The first king of Anuradhapura
1 Upatissagama underwent a period of unrest due to constant wars. On one side of the river, Prince Pandukabhaya was strengthening his armies, with the assistance of Chandra, whilst on the other side, King Tissa and his brothers were raising armies.

King Abhaya on the other hand, did not get involved at all. He was silently observing the situation. None of the brothers informed him of what was going on. It was Prince Girikadashiva, who was the most embarrassed. He could neither side with the brothers nor show sympathy towards Pandukabhaya. The hasty action taken by his daughter, brought about this situation.

2 Lake ‘Thimbiriyagana’ was just adjoining Pandukabhaya’s camp at Dumrakgala. There roamed an unusual type of mare, with a white body and feet, golden in colour. She looked very strong and wild and could run as fast as lightening. One of Pandukabhaya’s men, saw this mare and told him about it. Immediately, Pandukabhaya set out, rope in hand.

3 The mare was haunting the area near the lake. However much Pandukabhaya attempted, he was unable to catch the mare. Suddenly it disappeared. The prince waited long to see the return of the mare but it never did. So he left a man there, to keep watch and inform him no sooner the mare reappears. The man kept watch till late evening and saw the mare appear suddenly. He wasn’t sure from where it appeared. He ran to the camp to inform the prince.

4 Pandukabhay arrived at the lake immediately, with rope and noose and tried to trap the mare. The mare escaped. The prince gave chase. The mare ran through the length and breadth of Dumrakgala, with the prince following close behind. Then the mare jumped into the river. The prince jumped too. The mare was surprisingly quick even in the water. The prince, who was thoroughly exhausted by this time got furious. He was determined to catch the mare somehow. The mare then stopped.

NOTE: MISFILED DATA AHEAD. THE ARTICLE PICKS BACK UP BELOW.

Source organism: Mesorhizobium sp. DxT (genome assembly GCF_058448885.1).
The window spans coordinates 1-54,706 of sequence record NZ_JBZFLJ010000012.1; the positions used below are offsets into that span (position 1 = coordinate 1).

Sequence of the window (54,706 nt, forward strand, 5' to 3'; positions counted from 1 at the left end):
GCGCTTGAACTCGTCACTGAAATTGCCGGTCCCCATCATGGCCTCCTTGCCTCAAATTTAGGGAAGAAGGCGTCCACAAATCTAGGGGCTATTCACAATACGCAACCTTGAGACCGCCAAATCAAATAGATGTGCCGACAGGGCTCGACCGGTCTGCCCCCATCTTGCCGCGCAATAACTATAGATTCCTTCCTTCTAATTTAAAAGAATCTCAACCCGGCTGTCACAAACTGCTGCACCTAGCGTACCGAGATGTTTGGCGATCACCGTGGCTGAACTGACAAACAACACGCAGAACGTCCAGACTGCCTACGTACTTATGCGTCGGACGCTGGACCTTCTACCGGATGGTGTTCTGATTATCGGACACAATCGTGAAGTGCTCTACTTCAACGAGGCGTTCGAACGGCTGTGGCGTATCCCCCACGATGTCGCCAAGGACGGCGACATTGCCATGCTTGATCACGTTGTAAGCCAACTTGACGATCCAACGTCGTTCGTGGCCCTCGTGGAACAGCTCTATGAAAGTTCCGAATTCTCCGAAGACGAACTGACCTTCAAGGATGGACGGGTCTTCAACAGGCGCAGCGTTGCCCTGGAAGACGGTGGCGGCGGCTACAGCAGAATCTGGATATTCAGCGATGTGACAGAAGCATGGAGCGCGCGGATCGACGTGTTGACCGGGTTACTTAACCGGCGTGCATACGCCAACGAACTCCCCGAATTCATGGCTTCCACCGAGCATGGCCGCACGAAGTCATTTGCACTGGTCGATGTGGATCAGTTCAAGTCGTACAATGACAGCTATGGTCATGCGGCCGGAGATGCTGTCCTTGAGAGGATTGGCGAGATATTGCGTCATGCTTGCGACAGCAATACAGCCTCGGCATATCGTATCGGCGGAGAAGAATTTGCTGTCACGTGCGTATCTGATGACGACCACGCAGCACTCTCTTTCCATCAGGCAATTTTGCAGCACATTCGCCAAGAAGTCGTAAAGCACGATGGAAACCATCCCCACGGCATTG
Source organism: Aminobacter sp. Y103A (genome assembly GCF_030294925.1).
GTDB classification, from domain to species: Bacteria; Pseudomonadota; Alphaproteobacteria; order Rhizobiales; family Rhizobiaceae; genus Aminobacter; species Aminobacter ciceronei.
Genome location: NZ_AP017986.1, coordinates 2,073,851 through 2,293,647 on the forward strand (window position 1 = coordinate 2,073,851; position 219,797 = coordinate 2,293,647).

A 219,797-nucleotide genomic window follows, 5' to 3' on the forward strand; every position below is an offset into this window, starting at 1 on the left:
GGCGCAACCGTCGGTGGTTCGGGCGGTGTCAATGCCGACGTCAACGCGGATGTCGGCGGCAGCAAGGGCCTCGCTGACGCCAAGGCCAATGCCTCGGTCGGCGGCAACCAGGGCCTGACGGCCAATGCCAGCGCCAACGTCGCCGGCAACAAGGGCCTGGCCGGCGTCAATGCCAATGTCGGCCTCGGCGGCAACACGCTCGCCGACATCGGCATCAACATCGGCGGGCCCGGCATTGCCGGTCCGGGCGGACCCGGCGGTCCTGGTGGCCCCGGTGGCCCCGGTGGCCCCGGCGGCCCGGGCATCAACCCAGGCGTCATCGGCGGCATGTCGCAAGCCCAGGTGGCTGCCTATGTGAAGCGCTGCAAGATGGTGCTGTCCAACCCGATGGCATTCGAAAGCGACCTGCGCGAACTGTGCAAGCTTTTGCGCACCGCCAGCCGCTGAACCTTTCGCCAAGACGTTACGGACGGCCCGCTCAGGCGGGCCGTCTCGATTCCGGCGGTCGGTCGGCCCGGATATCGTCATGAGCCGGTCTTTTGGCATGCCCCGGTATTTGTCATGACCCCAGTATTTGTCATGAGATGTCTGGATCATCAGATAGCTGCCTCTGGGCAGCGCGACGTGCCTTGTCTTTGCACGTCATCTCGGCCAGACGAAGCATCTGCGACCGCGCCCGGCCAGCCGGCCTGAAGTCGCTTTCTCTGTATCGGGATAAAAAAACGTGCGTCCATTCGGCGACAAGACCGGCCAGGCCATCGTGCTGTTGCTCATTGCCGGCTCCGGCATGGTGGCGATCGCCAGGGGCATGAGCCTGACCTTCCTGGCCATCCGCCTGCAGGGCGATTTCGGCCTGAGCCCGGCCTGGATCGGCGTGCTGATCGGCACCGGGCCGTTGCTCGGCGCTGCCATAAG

5 Pandukabhaya caught the mare and tamed her with difficulty. Then it was revealed that the mare was none other than a ‘Yakkhini’ – Chetiya by name. According to legend, during King Vijaya’s time, when the ‘Yakkhas’ were defeated, she had settled in Dumrakgala. She had been the wife of a powerful ‘Yakkha’ ruler. Whatever that may be, Pandukabhaya was able to return to his camp, riding on its back.

6 Now, it was Pandukabhaya’s fourth year of stay at Dumrakgala. He got wind of his uncles planning to fight him. He marched forward with his army and camped at Ritigala (Ritigala – then, had been a small town). Except King Abhaya and Prince Girikadashiva, all the other uncles marched to fight him. Severe fighting ensued. Countless were the dead. Victory was for Pandukabhaya. When all the dead bodies were piled up, a commander is said to have commented that it looked like a pile of ‘Labu’ – a kind of pumpkin. That place has been named ‘Labugama’ in later years.

7 After celebrating his victory, Prince Pandukabhaya left the following day along with his army. Instead of returning to Upatissagama, he went to meet Prince Anuradha, who happened to be his grandfather. Anuradha, who was very old then, was overjoyed to see his grandson, who was able to continue the proud lineage. He embraced the prince. He handed over the city of Anuradhapura to Pandukabhaya and retired elsewhere.